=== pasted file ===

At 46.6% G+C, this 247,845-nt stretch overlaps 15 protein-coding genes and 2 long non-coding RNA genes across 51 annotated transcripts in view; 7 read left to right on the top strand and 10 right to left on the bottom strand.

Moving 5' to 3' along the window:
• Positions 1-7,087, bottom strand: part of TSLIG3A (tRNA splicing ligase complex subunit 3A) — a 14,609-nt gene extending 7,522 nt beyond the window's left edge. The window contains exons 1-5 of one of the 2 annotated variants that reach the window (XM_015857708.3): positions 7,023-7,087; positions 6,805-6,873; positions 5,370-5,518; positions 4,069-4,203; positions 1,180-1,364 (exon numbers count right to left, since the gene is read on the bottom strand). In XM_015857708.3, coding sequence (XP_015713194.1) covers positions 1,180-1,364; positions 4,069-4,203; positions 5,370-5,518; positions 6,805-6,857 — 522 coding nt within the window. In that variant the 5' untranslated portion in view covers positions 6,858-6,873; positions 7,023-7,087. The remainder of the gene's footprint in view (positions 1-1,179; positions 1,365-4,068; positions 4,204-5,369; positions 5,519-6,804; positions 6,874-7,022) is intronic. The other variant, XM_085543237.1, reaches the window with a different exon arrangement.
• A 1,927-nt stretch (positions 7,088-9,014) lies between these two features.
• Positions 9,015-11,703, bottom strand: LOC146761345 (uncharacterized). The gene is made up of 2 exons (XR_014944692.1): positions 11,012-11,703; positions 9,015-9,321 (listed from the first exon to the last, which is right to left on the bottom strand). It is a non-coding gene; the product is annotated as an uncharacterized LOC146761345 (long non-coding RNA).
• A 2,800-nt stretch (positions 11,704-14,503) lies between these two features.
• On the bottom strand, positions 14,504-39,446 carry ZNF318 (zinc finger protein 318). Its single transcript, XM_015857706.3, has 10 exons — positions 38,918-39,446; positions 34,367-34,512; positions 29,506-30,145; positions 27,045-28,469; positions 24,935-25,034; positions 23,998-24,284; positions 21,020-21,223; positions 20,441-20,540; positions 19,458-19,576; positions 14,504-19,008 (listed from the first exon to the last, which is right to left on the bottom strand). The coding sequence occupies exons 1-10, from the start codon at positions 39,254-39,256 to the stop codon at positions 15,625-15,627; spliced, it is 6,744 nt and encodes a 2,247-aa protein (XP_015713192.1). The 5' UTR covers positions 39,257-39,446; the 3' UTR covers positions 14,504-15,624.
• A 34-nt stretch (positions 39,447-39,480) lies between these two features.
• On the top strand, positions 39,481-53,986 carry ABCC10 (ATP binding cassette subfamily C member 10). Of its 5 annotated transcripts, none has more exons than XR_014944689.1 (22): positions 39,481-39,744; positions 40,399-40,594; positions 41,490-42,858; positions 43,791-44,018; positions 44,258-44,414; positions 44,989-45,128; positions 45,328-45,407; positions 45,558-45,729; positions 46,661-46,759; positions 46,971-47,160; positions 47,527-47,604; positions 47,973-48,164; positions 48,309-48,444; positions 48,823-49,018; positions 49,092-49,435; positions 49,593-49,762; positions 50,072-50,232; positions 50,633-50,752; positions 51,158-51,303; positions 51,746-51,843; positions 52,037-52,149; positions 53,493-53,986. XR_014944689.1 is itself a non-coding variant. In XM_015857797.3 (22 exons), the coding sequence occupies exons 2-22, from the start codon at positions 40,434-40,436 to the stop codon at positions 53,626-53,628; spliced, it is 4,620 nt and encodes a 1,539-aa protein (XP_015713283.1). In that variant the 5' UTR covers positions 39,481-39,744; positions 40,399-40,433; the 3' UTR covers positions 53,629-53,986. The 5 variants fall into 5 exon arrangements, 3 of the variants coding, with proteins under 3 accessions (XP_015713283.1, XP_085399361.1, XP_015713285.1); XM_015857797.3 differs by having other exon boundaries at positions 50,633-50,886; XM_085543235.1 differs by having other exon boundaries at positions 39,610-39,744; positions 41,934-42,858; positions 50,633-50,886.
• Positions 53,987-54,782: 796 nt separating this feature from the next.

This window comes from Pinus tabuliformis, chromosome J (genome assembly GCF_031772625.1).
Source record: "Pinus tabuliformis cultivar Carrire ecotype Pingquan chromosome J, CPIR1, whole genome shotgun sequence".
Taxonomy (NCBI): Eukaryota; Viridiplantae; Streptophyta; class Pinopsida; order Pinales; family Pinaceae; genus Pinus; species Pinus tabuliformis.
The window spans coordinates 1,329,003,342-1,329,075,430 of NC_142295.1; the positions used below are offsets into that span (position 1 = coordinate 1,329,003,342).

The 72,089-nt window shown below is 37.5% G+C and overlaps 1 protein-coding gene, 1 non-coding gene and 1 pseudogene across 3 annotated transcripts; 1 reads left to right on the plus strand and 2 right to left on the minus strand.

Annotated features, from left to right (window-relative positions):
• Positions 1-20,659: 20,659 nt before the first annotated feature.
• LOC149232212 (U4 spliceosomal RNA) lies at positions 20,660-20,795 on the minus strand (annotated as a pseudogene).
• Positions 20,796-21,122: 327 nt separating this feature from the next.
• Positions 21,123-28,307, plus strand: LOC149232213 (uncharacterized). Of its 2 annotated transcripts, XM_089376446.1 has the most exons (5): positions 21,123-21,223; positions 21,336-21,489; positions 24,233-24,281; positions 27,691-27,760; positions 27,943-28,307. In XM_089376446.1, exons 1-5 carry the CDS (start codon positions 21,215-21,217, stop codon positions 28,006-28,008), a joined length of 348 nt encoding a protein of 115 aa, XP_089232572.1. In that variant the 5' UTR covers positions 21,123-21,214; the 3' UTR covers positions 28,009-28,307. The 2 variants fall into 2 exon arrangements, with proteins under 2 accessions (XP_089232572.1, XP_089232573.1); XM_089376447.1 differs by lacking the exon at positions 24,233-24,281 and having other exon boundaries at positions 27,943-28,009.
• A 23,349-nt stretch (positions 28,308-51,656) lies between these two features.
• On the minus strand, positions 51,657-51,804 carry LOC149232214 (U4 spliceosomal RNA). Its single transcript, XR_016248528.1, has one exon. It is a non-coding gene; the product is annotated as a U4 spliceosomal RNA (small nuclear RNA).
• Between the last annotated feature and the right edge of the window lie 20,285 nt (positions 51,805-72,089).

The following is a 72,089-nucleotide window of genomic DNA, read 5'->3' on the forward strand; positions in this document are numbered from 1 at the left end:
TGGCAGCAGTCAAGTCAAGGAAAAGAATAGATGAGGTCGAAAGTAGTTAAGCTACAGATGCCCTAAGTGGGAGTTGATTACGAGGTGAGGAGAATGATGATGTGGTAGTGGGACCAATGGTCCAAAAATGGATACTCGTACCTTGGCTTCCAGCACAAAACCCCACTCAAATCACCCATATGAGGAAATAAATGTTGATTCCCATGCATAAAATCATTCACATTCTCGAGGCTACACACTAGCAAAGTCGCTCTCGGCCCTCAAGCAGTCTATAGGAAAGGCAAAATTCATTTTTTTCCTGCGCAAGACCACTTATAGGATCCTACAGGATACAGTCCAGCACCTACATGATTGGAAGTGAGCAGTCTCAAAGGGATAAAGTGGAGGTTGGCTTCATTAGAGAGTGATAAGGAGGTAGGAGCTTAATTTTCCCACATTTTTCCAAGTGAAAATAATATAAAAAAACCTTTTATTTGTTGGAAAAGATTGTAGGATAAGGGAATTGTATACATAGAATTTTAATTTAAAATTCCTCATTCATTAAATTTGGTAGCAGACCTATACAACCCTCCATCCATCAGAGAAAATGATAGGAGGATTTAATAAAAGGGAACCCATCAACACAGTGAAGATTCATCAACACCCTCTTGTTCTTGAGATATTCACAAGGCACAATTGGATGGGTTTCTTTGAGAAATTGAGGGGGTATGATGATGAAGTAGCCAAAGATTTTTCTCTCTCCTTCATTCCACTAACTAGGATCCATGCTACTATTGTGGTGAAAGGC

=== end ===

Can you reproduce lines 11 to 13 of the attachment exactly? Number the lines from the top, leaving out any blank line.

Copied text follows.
This window comes from Pinus tabuliformis, chromosome J (genome assembly GCF_031772625.1).
Source record: "Pinus tabuliformis cultivar Carrire ecotype Pingquan chromosome J, CPIR1, whole genome shotgun sequence".
Taxonomy (NCBI): Eukaryota; Viridiplantae; Streptophyta; class Pinopsida; order Pinales; family Pinaceae; genus Pinus; species Pinus tabuliformis.